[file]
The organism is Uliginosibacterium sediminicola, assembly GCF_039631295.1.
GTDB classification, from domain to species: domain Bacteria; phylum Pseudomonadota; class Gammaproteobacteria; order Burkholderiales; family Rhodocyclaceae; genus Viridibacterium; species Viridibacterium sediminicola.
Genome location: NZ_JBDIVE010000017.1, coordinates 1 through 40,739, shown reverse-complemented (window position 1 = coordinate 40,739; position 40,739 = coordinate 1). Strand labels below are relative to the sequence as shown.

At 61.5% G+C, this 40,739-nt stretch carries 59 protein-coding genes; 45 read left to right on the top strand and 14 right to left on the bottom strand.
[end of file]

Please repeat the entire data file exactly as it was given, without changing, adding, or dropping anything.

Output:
The organism is Uliginosibacterium sediminicola, assembly GCF_039631295.1.
GTDB classification, from domain to species: domain Bacteria; phylum Pseudomonadota; class Gammaproteobacteria; order Burkholderiales; family Rhodocyclaceae; genus Viridibacterium; species Viridibacterium sediminicola.
Genome location: NZ_JBDIVE010000017.1, coordinates 1 through 40,739, shown reverse-complemented (window position 1 = coordinate 40,739; position 40,739 = coordinate 1). Strand labels below are relative to the sequence as shown.

At 61.5% G+C, this 40,739-nt stretch carries 59 protein-coding genes; 45 read left to right on the top strand and 14 right to left on the bottom strand.